• Babysitters must be at least the age of 16 years old to babysit the foster child. All babysitters must be required to participate in a background check, complete an application, receive CPR/First Aid training, and provide a letter of reference prior to being allowed to “babysit” the foster child.
  • Each person that lives in your home that is 13 years or older will be required to pass a background check and undergo fingerprinting.
  • Foster parents must respect the religious needs the foster child has and will not be allowed to force them to attend church, or participate in religious activities if they do not desire.
  • If you have participated in fertility testing or treatment, or experienced a miscarriage or any other significant loss within the past year, they require in a professional third-party evaluation to document that the loss has been resolved prior to passing verification.
  • Due to the nature of placements and needs of the foster care children, there is an expectation that if you decide to pursue foster care, that you will not also be actively trying to conceive a child on your own.
  • Weekly birth parent visits are administered at a government facility, and the foster parents agree to transport the child each week so the foster child can visit with their birth parents.

The facts above were just some of the main points that Mike and I had to consider when deciding whether or not to continue to pursue foster care as an option for our family. Most of the polices above were put into place because the foster care child is in the care of the State of Texas, and it’s their responsibility to make sure that child is safe and secure while in foster care. As I mentioned before, the state’s goal is reunificaiton of the child with their birth parents.

At the orientation they explained that as foster parents we were to look at reunification as a happy moment, when the foster child is returned to the home of the birth parents. This had me thinking about my own family, my own two boys (5 and 3) who would become attached to this new foster child in our home. How would they feel when I would have to explain to them that it was time for their new friend to go home? A loss for a foster parent is one thing, but a loss for a child, your own child is something entirely different. I’m not sure how my children would respond to such loss and I’m not sure they are at an age that they would understand the loss.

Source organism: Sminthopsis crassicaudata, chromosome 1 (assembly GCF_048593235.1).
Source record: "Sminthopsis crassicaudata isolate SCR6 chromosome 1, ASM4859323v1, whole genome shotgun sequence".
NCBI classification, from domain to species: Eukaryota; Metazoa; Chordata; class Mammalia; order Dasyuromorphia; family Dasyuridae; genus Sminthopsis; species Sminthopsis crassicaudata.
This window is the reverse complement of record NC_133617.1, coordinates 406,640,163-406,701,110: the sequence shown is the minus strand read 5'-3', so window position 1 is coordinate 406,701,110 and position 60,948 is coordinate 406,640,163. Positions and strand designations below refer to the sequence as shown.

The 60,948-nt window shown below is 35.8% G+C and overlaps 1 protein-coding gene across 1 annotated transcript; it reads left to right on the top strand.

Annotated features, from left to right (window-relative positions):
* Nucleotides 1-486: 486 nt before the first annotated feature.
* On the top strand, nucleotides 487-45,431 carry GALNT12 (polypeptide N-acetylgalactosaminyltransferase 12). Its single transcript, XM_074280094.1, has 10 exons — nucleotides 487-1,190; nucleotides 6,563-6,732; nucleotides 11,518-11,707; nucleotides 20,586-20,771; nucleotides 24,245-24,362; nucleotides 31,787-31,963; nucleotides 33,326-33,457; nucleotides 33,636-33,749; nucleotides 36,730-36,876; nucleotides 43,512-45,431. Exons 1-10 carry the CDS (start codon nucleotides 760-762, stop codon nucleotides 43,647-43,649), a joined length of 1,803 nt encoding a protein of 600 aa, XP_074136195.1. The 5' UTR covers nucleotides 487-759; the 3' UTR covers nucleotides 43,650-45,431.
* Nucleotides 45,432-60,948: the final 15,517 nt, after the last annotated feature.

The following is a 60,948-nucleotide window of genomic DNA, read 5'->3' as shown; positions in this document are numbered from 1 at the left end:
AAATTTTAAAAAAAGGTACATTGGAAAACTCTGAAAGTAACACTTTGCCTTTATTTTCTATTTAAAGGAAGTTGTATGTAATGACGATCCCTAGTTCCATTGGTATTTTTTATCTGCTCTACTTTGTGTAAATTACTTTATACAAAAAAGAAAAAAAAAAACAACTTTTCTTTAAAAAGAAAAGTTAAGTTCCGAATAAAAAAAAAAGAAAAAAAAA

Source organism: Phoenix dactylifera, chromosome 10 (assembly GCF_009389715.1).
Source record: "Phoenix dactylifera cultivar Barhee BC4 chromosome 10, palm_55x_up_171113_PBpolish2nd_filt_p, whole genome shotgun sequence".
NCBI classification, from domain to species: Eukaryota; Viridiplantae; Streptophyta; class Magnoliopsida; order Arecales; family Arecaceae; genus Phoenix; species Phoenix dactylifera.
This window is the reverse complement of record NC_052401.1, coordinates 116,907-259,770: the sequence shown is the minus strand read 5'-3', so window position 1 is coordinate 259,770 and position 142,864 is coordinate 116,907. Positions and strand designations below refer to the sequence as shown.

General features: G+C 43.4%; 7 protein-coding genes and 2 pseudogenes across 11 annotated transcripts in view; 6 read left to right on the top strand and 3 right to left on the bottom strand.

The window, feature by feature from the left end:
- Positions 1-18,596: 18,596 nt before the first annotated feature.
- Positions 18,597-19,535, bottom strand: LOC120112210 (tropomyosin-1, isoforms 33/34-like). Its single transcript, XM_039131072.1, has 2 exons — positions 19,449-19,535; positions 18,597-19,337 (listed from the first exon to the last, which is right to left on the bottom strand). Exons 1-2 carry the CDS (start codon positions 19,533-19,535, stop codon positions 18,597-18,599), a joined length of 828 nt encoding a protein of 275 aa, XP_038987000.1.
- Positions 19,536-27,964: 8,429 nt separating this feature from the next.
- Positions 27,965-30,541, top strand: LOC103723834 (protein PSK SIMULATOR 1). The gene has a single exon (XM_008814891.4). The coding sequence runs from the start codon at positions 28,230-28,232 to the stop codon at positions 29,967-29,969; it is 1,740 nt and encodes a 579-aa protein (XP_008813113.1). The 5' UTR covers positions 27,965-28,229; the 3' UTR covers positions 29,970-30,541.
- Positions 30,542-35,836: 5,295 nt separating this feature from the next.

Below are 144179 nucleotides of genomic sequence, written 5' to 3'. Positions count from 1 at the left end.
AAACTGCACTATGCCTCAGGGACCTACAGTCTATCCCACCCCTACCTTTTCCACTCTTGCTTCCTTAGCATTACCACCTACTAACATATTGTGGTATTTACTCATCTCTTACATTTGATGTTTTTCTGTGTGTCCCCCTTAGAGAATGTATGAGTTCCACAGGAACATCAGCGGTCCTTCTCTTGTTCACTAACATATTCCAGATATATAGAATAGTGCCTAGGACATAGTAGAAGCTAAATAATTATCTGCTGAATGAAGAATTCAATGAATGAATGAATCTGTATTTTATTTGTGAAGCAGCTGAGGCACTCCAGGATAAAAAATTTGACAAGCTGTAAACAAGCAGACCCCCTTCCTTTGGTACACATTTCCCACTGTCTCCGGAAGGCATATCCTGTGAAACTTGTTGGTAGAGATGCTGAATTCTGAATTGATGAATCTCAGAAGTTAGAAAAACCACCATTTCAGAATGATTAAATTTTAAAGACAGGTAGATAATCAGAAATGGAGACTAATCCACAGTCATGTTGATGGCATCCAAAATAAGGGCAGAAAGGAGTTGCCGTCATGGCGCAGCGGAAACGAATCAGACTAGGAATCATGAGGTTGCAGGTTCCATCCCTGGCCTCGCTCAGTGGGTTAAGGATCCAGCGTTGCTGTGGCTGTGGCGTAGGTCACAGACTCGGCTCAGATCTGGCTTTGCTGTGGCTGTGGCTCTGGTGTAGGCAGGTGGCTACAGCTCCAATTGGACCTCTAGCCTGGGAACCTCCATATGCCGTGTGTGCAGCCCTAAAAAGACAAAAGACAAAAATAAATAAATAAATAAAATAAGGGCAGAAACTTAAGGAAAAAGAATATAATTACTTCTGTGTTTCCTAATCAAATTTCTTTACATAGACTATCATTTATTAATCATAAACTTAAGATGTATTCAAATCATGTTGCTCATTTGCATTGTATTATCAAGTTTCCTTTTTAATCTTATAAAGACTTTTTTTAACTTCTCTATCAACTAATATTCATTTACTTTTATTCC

The background check part of the process was also a concern for us. As many of you know we moved to Texas without our family, and we only have one set of grandparents living close to us who visit us regularly. Everyone (family and friends) who visit us would have to be background checked prior to visit, as they all come out of state and stay with us in our home. This would be very inconvenient not only for us but for our family and friends. Having to find a babysitter that is also willing to undergo this background check, training and application process would also be very difficult.

The reasons why we shouldn’t instead of why we should just kept surfacing every time Mike and I discussed this as an option for our family. I think this is something we would have pursued if we did not have any children of our own. We would have been able to make the sacrifice and go through the process without hesitation. We would have been honored to be able to assist a child or multiple children who were in need of love and a safe home. I know we both would have been amazing foster care parents if the timing was right as we have a lot to give. But knowing that we have two children that are our main priority, this didn’t seem like the best decision for us right now at this point in our lives. Perhaps down the road, when our children are older, we could revisit this, but not right now. Right now, we need to be selfish and consider our own children before we can open our arms to consider others. 

So what is the plan?  Well, we are going to pursue trying to conceive on our own as we have been for the past five months. We know its going to be a long road ahead for us, and there are risks involved, but we believe that eventually we will be blessed with another baby. We obviously don’t know when, but we know there is a plan in place for us, and we are going to move forward with our faith to get us there. We might even explore fertility treatments as an option if we are unable to conceive on our own. Stay tuned for our next post and update on trying to conceive on our own. 

"Gods Plan is always the Best. Sometimes the process is painful, and hard. But dont forget that when God is silent, He's doing something for you".